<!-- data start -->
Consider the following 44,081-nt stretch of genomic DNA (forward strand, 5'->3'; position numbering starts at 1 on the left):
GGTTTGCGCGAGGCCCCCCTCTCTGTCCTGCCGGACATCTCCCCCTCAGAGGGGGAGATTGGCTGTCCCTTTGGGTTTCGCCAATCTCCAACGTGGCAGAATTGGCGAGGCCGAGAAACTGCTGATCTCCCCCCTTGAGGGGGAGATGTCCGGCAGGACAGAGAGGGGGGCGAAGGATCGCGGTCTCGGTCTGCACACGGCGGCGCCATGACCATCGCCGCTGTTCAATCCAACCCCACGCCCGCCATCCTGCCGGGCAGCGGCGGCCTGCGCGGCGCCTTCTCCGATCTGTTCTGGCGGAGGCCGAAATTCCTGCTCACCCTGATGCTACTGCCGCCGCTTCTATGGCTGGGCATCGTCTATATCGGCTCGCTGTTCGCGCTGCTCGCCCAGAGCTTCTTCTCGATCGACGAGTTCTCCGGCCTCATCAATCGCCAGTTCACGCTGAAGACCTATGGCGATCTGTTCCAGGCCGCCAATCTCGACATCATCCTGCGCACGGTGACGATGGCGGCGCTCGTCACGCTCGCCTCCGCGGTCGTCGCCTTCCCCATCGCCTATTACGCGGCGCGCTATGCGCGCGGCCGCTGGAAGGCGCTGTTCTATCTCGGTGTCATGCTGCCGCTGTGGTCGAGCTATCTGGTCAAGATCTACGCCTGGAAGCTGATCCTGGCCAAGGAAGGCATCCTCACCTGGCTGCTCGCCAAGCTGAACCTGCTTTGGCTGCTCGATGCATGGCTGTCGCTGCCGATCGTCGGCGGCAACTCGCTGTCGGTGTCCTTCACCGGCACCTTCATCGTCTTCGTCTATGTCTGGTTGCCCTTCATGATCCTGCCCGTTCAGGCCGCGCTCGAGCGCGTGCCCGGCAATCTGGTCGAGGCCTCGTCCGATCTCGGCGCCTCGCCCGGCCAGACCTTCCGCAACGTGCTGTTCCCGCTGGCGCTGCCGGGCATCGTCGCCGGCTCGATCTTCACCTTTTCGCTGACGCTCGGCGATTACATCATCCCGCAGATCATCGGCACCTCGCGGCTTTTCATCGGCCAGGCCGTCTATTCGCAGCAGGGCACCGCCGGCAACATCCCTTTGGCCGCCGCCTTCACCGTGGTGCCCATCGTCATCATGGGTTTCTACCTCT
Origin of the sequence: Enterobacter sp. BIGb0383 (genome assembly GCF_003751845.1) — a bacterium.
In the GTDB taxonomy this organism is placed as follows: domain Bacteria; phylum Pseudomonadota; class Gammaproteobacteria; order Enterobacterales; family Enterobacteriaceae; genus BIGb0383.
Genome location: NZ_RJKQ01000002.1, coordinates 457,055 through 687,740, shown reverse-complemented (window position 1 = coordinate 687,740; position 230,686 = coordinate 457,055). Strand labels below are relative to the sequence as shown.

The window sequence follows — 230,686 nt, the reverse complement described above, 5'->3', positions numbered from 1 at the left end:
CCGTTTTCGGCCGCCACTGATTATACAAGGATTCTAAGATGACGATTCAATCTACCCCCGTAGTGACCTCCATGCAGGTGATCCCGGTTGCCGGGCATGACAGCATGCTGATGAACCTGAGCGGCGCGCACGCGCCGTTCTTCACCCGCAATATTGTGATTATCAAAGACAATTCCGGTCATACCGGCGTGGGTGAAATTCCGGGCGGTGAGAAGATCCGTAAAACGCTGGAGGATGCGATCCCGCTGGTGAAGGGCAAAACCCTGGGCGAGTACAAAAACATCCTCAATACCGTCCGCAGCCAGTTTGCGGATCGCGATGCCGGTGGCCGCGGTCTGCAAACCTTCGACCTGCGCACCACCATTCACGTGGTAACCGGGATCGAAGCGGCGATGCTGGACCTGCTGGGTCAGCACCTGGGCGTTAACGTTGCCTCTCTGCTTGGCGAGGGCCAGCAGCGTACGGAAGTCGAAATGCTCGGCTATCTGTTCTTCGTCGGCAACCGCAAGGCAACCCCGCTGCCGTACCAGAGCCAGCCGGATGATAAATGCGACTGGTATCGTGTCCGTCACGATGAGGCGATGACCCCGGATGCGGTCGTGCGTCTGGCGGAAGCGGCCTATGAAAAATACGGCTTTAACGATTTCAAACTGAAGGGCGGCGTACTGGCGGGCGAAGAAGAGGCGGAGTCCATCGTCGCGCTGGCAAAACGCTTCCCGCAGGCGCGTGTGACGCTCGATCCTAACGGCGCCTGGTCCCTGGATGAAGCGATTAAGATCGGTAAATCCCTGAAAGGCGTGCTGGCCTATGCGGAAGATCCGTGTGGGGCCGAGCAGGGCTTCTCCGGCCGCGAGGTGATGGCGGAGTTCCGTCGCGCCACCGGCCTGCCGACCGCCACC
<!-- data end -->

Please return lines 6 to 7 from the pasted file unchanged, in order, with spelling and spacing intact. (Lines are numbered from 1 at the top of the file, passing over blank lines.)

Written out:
The window sequence follows — 230,686 nt, the reverse complement described above, 5'->3', positions numbered from 1 at the left end:
CCGTTTTCGGCCGCCACTGATTATACAAGGATTCTAAGATGACGATTCAATCTACCCCCGTAGTGACCTCCATGCAGGTGATCCCGGTTGCCGGGCATGACAGCATGCTGATGAACCTGAGCGGCGCGCACGCGCCGTTCTTCACCCGCAATATTGTGATTATCAAAGACAATTCCGGTCATACCGGCGTGGGTGAAATTCCGGGCGGTGAGAAGATCCGTAAAACGCTGGAGGATGCGATCCCGCTGGTGAAGGGCAAAACCCTGGGCGAGTACAAAAACATCCTCAATACCGTCCGCAGCCAGTTTGCGGATCGCGATGCCGGTGGCCGCGGTCTGCAAACCTTCGACCTGCGCACCACCATTCACGTGGTAACCGGGATCGAAGCGGCGATGCTGGACCTGCTGGGTCAGCACCTGGGCGTTAACGTTGCCTCTCTGCTTGGCGAGGGCCAGCAGCGTACGGAAGTCGAAATGCTCGGCTATCTGTTCTTCGTCGGCAACCGCAAGGCAACCCCGCTGCCGTACCAGAGCCAGCCGGATGATAAATGCGACTGGTATCGTGTCCGTCACGATGAGGCGATGACCCCGGATGCGGTCGTGCGTCTGGCGGAAGCGGCCTATGAAAAATACGGCTTTAACGATTTCAAACTGAAGGGCGGCGTACTGGCGGGCGAAGAAGAGGCGGAGTCCATCGTCGCGCTGGCAAAACGCTTCCCGCAGGCGCGTGTGACGCTCGATCCTAACGGCGCCTGGTCCCTGGATGAAGCGATTAAGATCGGTAAATCCCTGAAAGGCGTGCTGGCCTATGCGGAAGATCCGTGTGGGGCCGAGCAGGGCTTCTCCGGCCGCGAGGTGATGGCGGAGTTCCGTCGCGCCACCGGCCTGCCGACCGCCACC